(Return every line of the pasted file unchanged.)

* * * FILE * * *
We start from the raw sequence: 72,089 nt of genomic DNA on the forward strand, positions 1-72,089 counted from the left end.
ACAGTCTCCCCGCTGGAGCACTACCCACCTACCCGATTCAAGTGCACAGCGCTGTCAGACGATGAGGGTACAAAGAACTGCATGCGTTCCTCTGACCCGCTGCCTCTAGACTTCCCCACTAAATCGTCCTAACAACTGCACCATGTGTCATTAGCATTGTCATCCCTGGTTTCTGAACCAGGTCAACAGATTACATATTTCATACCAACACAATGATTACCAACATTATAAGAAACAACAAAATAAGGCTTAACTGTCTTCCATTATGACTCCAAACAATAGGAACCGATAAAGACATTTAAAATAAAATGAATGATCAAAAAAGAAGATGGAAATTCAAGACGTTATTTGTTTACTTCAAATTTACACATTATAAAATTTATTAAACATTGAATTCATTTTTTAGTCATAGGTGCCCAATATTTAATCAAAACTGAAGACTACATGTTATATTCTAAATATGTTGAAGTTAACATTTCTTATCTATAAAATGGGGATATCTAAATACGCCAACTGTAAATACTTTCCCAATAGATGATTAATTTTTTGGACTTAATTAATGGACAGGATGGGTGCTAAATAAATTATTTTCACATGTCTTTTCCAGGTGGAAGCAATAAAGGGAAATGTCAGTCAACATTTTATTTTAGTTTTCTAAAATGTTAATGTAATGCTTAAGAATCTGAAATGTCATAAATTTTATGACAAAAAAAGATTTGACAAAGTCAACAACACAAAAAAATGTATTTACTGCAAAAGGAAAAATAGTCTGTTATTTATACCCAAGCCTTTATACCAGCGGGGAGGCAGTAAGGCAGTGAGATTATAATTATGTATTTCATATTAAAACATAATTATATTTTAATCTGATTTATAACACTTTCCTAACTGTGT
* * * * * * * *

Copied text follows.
We start from the raw sequence: 72,089 nt of genomic DNA on the forward strand, positions 1-72,089 counted from the left end.
ACAGTCTCCCCGCTGGAGCACTACCCACCTACCCGATTCAAGTGCACAGCGCTGTCAGACGATGAGGGTACAAAGAACTGCATGCGTTCCTCTGACCCGCTGCCTCTAGACTTCCCCACTAAATCGTCCTAACAACTGCACCATGTGTCATTAGCATTGTCATCCCTGGTTTCTGAACCAGGTCAACAGATTACATATTTCATACCAACACAATGATTACCAACATTATAAGAAACAACAAAATAAGGCTTAACTGTCTTCCATTATGACTCCAAACAATAGGAACCGATAAAGACATTTAAAATAAAATGAATGATCAAAAAAGAAGATGGAAATTCAAGACGTTATTTGTTTACTTCAAATTTACACATTATAAAATTTATTAAACATTGAATTCATTTTTTAGTCATAGGTGCCCAATATTTAATCAAAACTGAAGACTACATGTTATATTCTAAATATGTTGAAGTTAACATTTCTTATCTATAAAATGGGGATATCTAAATACGCCAACTGTAAATACTTTCCCAATAGATGATTAATTTTTTGGACTTAATTAATGGACAGGATGGGTGCTAAATAAATTATTTTCACATGTCTTTTCCAGGTGGAAGCAATAAAGGGAAATGTCAGTCAACATTTTATTTTAGTTTTCTAAAATGTTAATGTAATGCTTAAGAATCTGAAATGTCATAAATTTTATGACAAAAAAAGATTTGACAAAGTCAACAACACAAAAAAATGTATTTACTGCAAAAGGAAAAATAGTCTGTTATTTATACCCAAGCCTTTATACCAGCGGGGAGGCAGTAAGGCAGTGAGATTATAATTATGTATTTCATATTAAAACATAATTATATTTTAATCTGATTTATAACACTTTCCTAACTGTGT